Luca Cumani had hoped to ignite his Dubai International Carnival tonight, but racing is a fickle sport and two of the three runners representing the Newmarket trainer at Meydan Racecourse have been handed unfortunate draws.
Cumani, who has sent out three winners at the Carnival in each of the past two years, saddled two runners on the opening night of this year's season but both were given an impossible task.
It is a similar situation for Cumani's horses this evening, with Drunken Sailor drawn in stall 12 in the 15-runner Wheels Trophy (20.35), and the globe-trotting Presvis handed the outside berth in the Group 2 Al Rashidiya.
"We tried to swing into action two weeks ago, but we were drawn 14 of 14 so it was difficult. On a tight course like Meydan there is no hope. It's not much better this time," Cumani said.
For all Cumani lamenting his misfortune, the draw is immaterial for Presvis.
The seven-year-old likes to be held up off a searing pace, and with Ryan Moore on board he has the perfect partner.
The three-times champion British jockey has been victorious on Presvis on five occasions from nine rides. Moore's affinity with his mount becomes all the more remarkable when compared to the record of the four other jockeys who have ridden Presvis - one win in 11 rides.
"Presvis and Ryan Moore always do what they decide to do," Cumani added. "We let them get on with it because they get on so well with each other."
Presvis has won at the Carnival three times, twice at Nad Al Sheba, and once last year at Meydan when slamming a strong field in the Group 2 Jebel Hatta.
Presvis has yet to enter the winners' enclosure since then, but Cumani is hopeful that after tonight's race, his charge can go on to greater things. "He's been off the track since June," the trainer said. "He always needs a run on the back of a lay-off. He'll have one more run on Super Thursday and then hopefully we will go for the Dubai Duty Free."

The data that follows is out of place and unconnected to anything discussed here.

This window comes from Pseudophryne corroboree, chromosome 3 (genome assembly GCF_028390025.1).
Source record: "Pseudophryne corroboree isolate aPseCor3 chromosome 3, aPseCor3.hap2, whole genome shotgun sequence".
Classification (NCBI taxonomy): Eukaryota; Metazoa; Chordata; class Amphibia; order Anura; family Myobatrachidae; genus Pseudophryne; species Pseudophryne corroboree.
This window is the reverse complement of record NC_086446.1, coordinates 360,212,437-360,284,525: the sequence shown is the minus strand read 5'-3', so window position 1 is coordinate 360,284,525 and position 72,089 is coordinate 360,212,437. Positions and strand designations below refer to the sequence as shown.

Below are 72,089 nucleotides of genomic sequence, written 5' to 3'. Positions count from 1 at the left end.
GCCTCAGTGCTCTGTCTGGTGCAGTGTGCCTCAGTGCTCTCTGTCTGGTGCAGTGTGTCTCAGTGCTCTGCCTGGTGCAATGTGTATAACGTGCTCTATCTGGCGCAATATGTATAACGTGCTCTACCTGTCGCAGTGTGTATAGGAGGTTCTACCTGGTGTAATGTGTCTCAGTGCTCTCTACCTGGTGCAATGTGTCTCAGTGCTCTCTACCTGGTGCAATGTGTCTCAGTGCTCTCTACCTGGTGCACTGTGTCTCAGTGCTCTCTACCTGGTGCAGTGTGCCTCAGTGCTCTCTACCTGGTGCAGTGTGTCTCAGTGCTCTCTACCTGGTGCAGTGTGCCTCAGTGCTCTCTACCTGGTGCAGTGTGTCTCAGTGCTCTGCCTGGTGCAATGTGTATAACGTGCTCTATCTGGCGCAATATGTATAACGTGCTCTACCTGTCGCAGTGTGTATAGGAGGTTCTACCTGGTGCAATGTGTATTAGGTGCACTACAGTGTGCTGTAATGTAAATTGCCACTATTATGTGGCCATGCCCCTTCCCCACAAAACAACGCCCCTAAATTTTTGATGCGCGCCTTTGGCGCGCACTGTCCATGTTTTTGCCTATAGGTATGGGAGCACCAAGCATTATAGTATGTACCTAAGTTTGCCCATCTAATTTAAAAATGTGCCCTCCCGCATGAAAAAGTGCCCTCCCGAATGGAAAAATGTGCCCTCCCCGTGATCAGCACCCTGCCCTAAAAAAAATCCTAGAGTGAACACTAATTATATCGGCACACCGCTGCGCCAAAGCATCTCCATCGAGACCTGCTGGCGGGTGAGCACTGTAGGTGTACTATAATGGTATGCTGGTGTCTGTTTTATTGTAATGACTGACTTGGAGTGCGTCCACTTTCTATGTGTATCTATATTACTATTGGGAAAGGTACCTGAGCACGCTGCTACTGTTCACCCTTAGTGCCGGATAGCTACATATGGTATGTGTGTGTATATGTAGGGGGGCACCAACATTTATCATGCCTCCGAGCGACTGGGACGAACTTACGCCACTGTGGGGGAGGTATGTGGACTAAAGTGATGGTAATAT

If Man Of Iron had a poor draw a fortnight ago, the excuse will not wash tonight in the Wheels Trophy for which he is drawn in stall six. The five-year-old was bought by owners Samanda Racing out of Aidan O'Brien's yard in 2009 before the Giant's Causeway chestnut won the Breeders' Cup Marathon.
The horse has not won since, something that is an embarrassment to the Italian. "He's making me look a fool," Cumani said. "I've tried him at different distances, different surfaces and synthetic. I haven't found the key to him. I'm not as good as Aidan, who is a better locksmith."
Cumani races at this year's Carnival on the back of his best season in Britain, in terms of winners, for 13 years. He attributes his success to the input from Keiren Fallon, the jockey with whom he has a gentlemen's agreement, but that modestly masks a tireless approach to his craft.
"Normally I come out from Britain the Saturday before racing. I oversee their last bit of serious work and go home after racing on the Thursday. It's quite special to get away from the British winter for a few days. You might say I am a long-distance commuter."